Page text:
Tyler Cowen’s 12 rules for life

After reading Jordan Peterson’s 12 rules, a few people asked me what my list would look like.  I would stress that what follows is not a universal or eternally valid account, but rather a few ideas that strike me in the here and now, perhaps as the result of recent conversations.  I suspect the same is true for everyone’s rules lists, so please keep this in perspective.  Here goes:

1. Assume your temperament will always be somewhat childish and impatient, and set your rules accordingly, knowing that you cannot abide by rules for rules sake.  Hope to leverage your impatience toward your longer-run advantage.

2. Study the symbolic systems of art, music, literature. and religion, if only to help yourself better understand alternative points of view in political and intellectual discourse.  Don’t just spend time with the creations you like right away.  Avoid “devalue and dismiss.

3. When the price goes up, buy less.  Try to understand what the price really is, however, and good luck with that.

4. Marry well.

5. Organize at least some significant portion of your knowledge of the world in terms of place, whether by country, region, or city.  If you do that, virtually every person will be interesting to you, if only because almost everyone has some valuable knowledge of particular places.

6. When shooting the basketball, give it more arc than you think is necessary.  Consistently.

7. Learn how to learn from those who offend you.

8. Cultivate mentors, and be willing to serve as mentors to others.  This never loses its importance.

9. I don’t know.

10. Heed Cowen’s Three Laws.

11. Do not heed Cowen’s Three Laws.

12. Every now and then read or reread Erasmus, Montaigne, Homer, Shakespeare, or Joyce’s Ulysses, so that you do not take any rules too seriously.  The human condition seems to defeat our attempts to order it.

Comments

#5 is good. I was going to say why does it have to be in terms of place, why not in terms of some other dimension (age, occupation/industry, favorite hobbies) but the advantage of place is that it's something that we can all learn about and go visit, unless the person came from some forbidden zone (and even North Korea can be visited albeit with difficulty).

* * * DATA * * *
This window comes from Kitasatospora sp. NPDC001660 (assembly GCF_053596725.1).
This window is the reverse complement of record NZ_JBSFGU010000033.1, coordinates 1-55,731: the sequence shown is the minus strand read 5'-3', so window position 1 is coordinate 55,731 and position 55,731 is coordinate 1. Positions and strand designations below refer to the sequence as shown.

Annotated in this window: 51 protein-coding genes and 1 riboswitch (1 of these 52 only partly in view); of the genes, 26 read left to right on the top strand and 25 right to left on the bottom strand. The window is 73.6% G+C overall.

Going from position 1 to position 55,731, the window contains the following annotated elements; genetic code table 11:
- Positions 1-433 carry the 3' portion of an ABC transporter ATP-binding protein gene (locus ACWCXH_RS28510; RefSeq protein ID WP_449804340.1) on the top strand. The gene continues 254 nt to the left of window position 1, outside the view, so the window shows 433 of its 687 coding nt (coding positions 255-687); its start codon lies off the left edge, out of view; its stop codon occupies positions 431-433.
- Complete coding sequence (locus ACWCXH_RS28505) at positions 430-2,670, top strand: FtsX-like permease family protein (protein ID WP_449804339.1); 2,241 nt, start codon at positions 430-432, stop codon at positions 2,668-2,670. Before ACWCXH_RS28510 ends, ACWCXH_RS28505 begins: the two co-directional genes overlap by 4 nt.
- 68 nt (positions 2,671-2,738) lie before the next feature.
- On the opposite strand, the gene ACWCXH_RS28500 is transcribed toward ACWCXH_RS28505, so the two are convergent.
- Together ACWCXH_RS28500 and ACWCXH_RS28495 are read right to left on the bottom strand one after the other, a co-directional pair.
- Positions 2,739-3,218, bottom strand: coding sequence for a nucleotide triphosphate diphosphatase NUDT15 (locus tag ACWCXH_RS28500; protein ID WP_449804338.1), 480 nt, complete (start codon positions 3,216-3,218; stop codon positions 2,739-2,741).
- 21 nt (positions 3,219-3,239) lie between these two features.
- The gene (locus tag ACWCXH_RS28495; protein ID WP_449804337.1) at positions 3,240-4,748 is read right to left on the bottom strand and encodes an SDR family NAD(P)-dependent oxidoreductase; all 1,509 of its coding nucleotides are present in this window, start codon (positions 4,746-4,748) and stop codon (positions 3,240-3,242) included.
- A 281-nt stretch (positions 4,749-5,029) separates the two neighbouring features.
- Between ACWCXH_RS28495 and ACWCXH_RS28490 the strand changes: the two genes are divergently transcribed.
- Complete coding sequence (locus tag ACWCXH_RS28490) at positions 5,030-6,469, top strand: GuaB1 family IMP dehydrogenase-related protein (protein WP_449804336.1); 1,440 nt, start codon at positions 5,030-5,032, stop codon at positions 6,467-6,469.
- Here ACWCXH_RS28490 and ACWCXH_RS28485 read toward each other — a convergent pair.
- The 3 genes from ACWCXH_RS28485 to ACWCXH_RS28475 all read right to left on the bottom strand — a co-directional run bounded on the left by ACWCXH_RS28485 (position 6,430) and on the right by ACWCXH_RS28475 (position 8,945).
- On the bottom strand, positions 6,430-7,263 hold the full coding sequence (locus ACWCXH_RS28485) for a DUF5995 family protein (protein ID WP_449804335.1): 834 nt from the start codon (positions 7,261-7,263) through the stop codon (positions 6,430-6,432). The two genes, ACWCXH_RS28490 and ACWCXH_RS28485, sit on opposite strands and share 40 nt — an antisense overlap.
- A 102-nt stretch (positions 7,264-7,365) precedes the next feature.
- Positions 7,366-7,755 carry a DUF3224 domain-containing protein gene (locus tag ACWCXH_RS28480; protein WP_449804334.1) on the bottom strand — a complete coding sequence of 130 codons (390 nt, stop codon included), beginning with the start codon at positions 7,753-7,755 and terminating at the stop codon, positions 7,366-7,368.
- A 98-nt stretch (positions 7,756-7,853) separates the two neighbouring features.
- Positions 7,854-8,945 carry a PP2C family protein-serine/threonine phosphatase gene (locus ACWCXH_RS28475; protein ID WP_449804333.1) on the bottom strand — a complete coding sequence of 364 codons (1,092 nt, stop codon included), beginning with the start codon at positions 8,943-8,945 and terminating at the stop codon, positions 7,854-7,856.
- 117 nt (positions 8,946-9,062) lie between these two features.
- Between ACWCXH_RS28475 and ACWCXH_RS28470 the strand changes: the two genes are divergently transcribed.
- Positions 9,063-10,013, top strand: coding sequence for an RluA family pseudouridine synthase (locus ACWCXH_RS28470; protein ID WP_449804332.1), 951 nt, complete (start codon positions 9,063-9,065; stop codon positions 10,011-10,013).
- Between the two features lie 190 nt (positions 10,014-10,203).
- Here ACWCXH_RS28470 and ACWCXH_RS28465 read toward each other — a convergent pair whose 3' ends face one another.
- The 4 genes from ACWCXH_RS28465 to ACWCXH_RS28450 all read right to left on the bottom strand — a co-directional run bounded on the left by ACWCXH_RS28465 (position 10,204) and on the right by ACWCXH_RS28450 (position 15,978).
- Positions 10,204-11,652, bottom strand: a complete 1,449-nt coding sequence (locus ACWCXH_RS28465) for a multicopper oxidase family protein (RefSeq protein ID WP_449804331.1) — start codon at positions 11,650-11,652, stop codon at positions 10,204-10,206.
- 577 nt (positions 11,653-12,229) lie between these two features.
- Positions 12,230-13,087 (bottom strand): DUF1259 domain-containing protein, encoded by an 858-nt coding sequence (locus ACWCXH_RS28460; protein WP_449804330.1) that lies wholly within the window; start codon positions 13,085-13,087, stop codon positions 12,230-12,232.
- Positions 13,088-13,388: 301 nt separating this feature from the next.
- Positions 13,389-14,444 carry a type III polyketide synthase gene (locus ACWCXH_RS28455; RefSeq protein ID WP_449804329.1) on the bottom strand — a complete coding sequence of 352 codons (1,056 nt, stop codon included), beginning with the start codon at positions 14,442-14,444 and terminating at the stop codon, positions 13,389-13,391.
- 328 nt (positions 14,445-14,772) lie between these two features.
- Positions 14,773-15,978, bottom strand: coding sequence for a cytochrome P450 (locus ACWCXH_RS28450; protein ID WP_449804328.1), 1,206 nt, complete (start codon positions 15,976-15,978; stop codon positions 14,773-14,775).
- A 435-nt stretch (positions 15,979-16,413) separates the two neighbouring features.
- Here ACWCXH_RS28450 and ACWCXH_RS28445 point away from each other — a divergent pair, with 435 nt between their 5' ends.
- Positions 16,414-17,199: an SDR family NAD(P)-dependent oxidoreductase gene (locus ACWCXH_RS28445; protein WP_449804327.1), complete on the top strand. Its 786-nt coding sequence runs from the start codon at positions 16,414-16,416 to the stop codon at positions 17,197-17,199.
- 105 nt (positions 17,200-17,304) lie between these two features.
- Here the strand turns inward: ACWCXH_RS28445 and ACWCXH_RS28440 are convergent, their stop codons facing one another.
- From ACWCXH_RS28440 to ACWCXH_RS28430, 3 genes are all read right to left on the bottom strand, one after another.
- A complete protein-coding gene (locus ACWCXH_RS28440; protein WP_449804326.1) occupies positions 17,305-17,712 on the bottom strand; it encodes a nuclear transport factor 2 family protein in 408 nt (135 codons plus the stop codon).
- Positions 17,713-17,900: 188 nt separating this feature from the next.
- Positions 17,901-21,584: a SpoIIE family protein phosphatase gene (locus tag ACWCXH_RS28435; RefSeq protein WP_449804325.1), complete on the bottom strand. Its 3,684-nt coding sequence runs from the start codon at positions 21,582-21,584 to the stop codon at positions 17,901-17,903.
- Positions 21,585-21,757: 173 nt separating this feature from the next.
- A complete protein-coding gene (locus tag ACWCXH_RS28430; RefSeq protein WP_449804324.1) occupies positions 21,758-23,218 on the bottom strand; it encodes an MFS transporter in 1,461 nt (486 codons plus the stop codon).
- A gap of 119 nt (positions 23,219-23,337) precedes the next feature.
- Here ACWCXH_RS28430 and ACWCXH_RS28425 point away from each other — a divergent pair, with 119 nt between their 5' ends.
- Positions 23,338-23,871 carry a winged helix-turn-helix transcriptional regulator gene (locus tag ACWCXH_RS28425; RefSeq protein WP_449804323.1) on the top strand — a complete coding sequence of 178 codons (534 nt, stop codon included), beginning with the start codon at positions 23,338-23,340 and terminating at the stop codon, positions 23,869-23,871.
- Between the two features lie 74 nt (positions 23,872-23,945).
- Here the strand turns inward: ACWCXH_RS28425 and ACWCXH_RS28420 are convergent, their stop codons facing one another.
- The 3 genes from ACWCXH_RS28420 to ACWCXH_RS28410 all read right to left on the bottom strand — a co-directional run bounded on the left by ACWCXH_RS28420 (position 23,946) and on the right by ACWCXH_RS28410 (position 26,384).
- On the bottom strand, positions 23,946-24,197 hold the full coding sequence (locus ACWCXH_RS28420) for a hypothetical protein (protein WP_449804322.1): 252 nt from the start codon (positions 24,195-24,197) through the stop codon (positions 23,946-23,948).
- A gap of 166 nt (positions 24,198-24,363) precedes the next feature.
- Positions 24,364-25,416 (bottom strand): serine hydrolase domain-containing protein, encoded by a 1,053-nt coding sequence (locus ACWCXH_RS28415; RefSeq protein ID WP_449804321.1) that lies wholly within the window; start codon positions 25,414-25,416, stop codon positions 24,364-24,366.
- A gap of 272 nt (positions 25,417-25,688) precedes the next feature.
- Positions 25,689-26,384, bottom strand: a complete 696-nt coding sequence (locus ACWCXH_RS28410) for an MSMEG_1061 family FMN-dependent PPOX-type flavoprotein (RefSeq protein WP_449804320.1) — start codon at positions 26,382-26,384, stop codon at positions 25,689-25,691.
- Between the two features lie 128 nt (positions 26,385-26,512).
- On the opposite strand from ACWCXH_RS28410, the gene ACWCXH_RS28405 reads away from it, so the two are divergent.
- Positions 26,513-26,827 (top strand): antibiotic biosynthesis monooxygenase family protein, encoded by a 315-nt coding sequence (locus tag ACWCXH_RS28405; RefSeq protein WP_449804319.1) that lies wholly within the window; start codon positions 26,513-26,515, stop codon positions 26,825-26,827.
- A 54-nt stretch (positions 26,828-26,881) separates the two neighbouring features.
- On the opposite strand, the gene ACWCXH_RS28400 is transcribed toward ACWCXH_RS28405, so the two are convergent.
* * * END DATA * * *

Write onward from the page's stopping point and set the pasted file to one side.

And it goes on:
#6: I believe that Tyler was at Harvard at the same time that former ABA and NBA player Len Elmore was at Harvard Law School. Someone who was a Harvard grad student at the time said that they'd sometimes see Elmore on the basketball court at one of the gyms; his advice to them was to throw your passes hard, put snap on them. Presumably to give the defense less time to react and adjust to the ball's new location. (Again the importance of place. And that might be Len Elmore's rule #6.)

My rules:

1) Back out slowly when in a parking lot.
2) You can never have enough socks.
3) Never miss an opportunity to praise\compliment your wife.

Oh, these are spot on.

Very good rules!

Buy a lot of socks of the same brand, though, to minimize matching problems.

Also make sure everyone in the house uses a different brand, so it's easy to claim your own socks out of the dryer.

As for Tyler -- Dear God, is he the exact opposite of a philosopher, or what? It's very clear he has never thought about Life As A Whole. Ever.

Not that there's anything wrong with that. But I get the feeling it's news to him.

Sheesh- dude dashed off a list from the top of his head. Next month, it would look different.

Also, #8 is excellent. Even #9 isn't bad.

Strongly agree with all of these.

Even better, back into parking spots when you can.